Nacha’s rulebook is a living document that outlines binding rules for all 10,000+ members that collectively represent the overwhelming majority of retail banks and credit unions in America. The rules also extend down to all ACH network participants including payment processing partners like ACHQ, businesses, and even individuals that use the ACH network.
In particular, businesses that collect payments over the ACH network have certain rules they must follow. As of 2021, businesses that originate online ACH debits must implement “‘account validation” as part of a “commercially reasonable fraudulent transaction detection system.” Essentially, this means that businesses must ensure that given account numbers are valid, the account is open, and it’s able to conduct ACH transfers—before initiating an online ACH debit. This new rule contributes to the greater goal of preventing fraud.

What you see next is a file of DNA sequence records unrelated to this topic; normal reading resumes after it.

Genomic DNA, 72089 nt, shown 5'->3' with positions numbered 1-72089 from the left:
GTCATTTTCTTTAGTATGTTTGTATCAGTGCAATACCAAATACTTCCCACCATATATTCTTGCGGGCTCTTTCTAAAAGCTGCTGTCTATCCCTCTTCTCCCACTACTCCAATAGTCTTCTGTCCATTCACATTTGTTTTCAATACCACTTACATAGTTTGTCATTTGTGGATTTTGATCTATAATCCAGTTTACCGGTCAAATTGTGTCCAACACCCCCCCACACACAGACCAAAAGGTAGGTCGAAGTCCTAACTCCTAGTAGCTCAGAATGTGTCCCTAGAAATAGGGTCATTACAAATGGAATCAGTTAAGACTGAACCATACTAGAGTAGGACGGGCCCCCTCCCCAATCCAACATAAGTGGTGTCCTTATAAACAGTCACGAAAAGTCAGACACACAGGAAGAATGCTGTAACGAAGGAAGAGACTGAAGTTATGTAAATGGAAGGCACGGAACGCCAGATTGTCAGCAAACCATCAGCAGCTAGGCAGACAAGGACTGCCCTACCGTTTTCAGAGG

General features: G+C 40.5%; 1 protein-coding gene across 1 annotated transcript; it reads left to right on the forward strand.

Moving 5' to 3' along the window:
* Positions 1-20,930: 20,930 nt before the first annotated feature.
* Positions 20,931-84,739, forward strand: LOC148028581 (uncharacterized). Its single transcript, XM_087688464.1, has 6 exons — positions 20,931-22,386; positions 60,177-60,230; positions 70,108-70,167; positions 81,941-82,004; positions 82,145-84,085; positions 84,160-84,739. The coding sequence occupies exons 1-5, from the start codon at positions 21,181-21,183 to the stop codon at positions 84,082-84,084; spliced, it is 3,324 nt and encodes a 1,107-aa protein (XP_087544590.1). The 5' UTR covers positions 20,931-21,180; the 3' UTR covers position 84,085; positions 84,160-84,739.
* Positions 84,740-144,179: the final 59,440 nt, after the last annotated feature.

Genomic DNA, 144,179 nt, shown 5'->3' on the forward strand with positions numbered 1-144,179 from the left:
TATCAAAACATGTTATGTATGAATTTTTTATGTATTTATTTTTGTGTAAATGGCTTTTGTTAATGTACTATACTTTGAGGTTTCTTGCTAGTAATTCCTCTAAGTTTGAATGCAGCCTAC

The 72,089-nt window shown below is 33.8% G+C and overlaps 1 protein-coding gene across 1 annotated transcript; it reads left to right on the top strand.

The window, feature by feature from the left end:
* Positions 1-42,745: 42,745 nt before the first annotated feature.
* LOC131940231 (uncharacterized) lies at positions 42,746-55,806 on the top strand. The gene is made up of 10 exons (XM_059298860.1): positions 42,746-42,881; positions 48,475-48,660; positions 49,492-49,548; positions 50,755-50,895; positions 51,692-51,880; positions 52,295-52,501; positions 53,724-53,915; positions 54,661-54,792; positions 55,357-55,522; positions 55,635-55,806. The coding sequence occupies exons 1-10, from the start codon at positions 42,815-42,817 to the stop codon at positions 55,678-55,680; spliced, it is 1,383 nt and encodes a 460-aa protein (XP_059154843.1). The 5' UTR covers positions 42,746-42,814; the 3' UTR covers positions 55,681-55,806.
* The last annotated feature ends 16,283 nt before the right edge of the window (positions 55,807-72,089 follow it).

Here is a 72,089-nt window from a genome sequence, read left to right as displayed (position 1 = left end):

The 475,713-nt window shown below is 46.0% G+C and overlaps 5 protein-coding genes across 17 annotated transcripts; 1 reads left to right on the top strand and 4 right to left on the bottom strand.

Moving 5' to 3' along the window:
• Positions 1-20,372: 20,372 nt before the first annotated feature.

The intent of Nacha’s rules is to ensure that the ACH network remains an accessible and trusted part of America’s financial infrastructure.
“The Rules ensure that millions of payments occur smoothly and securely each day. The Rules direct how the ACH Network is operated, keeping it safe and efficient. The Rules standardize the roles and responsibilities of all parties using the ACH Network, ensuring that all ACH payments are handled on a level playing field.”
The Nacha rules are a guiding framework for the ACH Network and include the basic obligations of each ACH network participant. According to Nacha, understanding the rules helps to ensure efficient payments, better risk management practices, and reduces chances of returns.
While Nacha charges a fee for its full rulebook, the driving principles behind its rules and standards are: